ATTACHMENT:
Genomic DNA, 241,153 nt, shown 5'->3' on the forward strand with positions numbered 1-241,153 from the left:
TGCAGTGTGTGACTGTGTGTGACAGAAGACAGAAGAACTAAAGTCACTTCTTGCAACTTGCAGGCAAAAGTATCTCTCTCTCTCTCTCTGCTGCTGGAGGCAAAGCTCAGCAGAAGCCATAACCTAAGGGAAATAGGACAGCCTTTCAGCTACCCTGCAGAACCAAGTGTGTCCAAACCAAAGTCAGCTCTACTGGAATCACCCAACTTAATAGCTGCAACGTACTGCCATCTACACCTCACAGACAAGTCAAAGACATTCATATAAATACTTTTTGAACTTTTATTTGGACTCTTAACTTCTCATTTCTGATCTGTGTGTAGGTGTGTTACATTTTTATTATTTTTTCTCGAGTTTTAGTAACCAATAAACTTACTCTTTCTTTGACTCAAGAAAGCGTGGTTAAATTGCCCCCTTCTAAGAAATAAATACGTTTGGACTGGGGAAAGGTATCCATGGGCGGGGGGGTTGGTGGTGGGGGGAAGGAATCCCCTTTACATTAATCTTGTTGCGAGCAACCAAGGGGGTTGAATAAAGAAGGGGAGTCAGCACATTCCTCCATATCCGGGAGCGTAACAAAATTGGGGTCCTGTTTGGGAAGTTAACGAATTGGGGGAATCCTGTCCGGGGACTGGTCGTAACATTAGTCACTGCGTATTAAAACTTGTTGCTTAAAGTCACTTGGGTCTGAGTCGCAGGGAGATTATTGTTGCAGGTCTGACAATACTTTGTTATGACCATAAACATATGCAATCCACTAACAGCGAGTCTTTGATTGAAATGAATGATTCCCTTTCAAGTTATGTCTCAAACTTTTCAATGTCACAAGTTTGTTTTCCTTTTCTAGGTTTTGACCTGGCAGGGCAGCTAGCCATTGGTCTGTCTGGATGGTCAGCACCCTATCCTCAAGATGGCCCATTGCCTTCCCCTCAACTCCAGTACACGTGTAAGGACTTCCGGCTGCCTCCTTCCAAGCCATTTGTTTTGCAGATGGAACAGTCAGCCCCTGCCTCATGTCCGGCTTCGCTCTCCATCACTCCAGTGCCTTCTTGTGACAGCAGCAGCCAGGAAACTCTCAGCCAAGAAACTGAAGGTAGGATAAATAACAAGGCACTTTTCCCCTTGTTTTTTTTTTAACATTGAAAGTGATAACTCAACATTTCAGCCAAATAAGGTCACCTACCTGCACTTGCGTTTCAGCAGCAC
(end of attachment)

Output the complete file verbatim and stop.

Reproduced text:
Genomic DNA, 241,153 nt, shown 5'->3' on the forward strand with positions numbered 1-241,153 from the left:
TGCAGTGTGTGACTGTGTGTGACAGAAGACAGAAGAACTAAAGTCACTTCTTGCAACTTGCAGGCAAAAGTATCTCTCTCTCTCTCTCTGCTGCTGGAGGCAAAGCTCAGCAGAAGCCATAACCTAAGGGAAATAGGACAGCCTTTCAGCTACCCTGCAGAACCAAGTGTGTCCAAACCAAAGTCAGCTCTACTGGAATCACCCAACTTAATAGCTGCAACGTACTGCCATCTACACCTCACAGACAAGTCAAAGACATTCATATAAATACTTTTTGAACTTTTATTTGGACTCTTAACTTCTCATTTCTGATCTGTGTGTAGGTGTGTTACATTTTTATTATTTTTTCTCGAGTTTTAGTAACCAATAAACTTACTCTTTCTTTGACTCAAGAAAGCGTGGTTAAATTGCCCCCTTCTAAGAAATAAATACGTTTGGACTGGGGAAAGGTATCCATGGGCGGGGGGGTTGGTGGTGGGGGGAAGGAATCCCCTTTACATTAATCTTGTTGCGAGCAACCAAGGGGGTTGAATAAAGAAGGGGAGTCAGCACATTCCTCCATATCCGGGAGCGTAACAAAATTGGGGTCCTGTTTGGGAAGTTAACGAATTGGGGGAATCCTGTCCGGGGACTGGTCGTAACATTAGTCACTGCGTATTAAAACTTGTTGCTTAAAGTCACTTGGGTCTGAGTCGCAGGGAGATTATTGTTGCAGGTCTGACAATACTTTGTTATGACCATAAACATATGCAATCCACTAACAGCGAGTCTTTGATTGAAATGAATGATTCCCTTTCAAGTTATGTCTCAAACTTTTCAATGTCACAAGTTTGTTTTCCTTTTCTAGGTTTTGACCTGGCAGGGCAGCTAGCCATTGGTCTGTCTGGATGGTCAGCACCCTATCCTCAAGATGGCCCATTGCCTTCCCCTCAACTCCAGTACACGTGTAAGGACTTCCGGCTGCCTCCTTCCAAGCCATTTGTTTTGCAGATGGAACAGTCAGCCCCTGCCTCATGTCCGGCTTCGCTCTCCATCACTCCAGTGCCTTCTTGTGACAGCAGCAGCCAGGAAACTCTCAGCCAAGAAACTGAAGGTAGGATAAATAACAAGGCACTTTTCCCCTTGTTTTTTTTTTAACATTGAAAGTGATAACTCAACATTTCAGCCAAATAAGGTCACCTACCTGCACTTGCGTTTCAGCAGCAC